Buildings that are designed to use less energy during peak periods could be incentivised under a proposed update to BREEAM standards.
On Wednesday (24 May), BRE launched a public consultation on a raft of changes to its widely-used sustainability assessment method.
The organisation is mulling over whether to give credit for ‘flexible demand side response’ buildings that help take pressure off the electricity grid at times of high demand.
The consultation document said: “Buildings demonstrating lower peak demand have the potential to reduce carbon emissions since the availability of renewable energy generation is often limited during periods of high electricity demand.
“We are considering whether BREEAM should acknowledge and reward buildings that exhibit lower demand peak levels.”
In addition, the BREEAM ‘in use’ measure, which keeps track of real-world performance of buildings, could be amended to calculate emissions based on specific time periods when grid supply factors vary. Currently, this measure uses average annual emissions.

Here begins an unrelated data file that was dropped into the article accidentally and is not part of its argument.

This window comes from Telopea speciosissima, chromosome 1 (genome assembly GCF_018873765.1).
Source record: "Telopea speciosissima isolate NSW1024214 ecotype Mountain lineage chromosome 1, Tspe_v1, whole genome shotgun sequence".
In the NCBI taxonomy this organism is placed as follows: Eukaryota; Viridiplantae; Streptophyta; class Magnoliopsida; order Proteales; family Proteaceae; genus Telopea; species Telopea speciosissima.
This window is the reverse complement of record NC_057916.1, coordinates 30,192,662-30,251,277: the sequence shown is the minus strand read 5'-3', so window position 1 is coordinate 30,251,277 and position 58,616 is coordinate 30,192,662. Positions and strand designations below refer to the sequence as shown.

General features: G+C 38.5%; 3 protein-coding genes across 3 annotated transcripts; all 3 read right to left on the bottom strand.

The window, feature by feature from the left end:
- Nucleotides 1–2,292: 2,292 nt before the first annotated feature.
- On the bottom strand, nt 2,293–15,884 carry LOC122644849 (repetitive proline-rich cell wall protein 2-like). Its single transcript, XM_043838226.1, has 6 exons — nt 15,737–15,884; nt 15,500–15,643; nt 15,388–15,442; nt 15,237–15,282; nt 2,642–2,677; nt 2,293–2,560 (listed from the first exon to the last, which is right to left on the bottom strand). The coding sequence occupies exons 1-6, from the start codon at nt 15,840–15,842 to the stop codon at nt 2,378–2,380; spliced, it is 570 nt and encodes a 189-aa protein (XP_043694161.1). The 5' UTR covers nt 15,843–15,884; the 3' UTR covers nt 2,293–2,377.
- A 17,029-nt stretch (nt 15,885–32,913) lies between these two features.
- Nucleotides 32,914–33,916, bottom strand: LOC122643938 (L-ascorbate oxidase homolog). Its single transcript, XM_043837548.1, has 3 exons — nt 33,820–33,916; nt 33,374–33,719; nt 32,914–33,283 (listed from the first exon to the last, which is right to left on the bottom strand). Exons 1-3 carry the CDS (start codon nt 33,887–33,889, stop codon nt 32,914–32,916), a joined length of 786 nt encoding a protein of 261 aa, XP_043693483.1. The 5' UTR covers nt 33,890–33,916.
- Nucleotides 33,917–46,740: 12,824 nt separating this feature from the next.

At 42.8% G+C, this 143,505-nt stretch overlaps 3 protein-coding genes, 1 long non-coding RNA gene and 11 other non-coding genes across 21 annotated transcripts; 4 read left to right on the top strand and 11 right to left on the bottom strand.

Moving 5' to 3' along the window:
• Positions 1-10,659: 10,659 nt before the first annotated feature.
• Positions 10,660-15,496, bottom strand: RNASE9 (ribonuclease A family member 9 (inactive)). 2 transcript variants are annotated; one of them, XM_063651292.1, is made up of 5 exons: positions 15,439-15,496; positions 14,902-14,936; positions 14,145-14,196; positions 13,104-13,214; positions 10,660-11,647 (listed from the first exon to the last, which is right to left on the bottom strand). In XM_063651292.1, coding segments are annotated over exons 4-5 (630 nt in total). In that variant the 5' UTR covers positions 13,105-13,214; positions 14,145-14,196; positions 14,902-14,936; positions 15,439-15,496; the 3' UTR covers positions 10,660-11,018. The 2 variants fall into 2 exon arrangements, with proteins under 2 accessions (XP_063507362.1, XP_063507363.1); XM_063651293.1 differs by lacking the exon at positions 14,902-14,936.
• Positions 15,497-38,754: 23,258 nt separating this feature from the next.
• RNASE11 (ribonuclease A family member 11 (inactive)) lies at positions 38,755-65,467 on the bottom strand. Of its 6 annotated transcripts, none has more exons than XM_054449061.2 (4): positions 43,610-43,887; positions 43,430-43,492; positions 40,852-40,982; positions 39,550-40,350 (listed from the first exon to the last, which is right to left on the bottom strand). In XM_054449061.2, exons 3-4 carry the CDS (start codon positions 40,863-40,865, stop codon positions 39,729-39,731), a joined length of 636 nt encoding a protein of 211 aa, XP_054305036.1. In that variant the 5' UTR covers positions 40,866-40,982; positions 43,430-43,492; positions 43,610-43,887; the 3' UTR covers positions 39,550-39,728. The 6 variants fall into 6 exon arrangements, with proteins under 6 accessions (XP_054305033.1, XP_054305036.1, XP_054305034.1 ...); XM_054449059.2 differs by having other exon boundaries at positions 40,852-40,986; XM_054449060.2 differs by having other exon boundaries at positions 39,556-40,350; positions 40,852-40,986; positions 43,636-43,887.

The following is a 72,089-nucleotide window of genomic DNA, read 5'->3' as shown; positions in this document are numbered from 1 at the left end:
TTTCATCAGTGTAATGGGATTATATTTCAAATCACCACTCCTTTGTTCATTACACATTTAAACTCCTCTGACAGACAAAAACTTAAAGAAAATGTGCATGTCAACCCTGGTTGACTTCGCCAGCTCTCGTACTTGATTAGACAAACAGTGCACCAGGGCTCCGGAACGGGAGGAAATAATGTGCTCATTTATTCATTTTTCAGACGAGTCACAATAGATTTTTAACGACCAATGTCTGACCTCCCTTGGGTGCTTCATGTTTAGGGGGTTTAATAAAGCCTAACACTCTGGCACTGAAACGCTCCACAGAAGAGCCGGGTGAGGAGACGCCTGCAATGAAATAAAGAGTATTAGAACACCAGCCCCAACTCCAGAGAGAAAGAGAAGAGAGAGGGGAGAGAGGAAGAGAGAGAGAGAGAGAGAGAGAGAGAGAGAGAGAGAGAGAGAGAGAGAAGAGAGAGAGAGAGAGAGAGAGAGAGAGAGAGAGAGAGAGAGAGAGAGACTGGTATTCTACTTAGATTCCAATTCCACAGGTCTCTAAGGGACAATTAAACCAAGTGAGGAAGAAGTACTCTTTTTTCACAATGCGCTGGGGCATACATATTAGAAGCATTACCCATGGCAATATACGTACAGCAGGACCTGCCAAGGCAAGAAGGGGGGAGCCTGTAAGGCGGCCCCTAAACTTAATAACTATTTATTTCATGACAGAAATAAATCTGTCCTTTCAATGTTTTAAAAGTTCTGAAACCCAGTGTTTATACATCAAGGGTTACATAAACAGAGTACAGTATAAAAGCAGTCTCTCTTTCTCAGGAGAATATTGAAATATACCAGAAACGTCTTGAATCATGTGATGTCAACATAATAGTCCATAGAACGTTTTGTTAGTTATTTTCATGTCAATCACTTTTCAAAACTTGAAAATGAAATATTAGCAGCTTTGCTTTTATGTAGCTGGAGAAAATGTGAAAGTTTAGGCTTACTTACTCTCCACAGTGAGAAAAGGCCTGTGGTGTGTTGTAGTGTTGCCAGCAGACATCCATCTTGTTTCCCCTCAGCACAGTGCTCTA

Elsewhere, the document proposes a new measure for whole-building water usage across new-build, refurbishment and in-use measures.
This would rationalise the current system, which addresses water uses covered by building regulations and unregulated water uses in different ways.
The consultation document said the move to whole-building water use would “enable carbon emissions from water consumption to be evaluated alongside other operational carbon emissions”.
The move would also allow for the same benchmarks to be used across predicted and measured water consumption, the document said.
A theme running throughout the document is the rationalisation of different regimes that currently cover new-build, refurbishment and in-use BREEAM credits.
The proposed changes would also update the methodology used to calculate carbon emissions.
BRE chief executive Gillian Charlesworth said: “By looking at energy and carbon science across the board, BRE continues to provide the leading assessment and certification method for the built environment, helping owners and occupiers around the world to address the most pressing sustainability challenges in a holistic way.
“We want to ensure that BREEAM reflects the latest developments in net-zero science and regulation to ensure users can drive sustainability projects beyond best practice, confident that their sustainability goals are being met.”
The consultation on version seven of BREEAM will close on 30 June.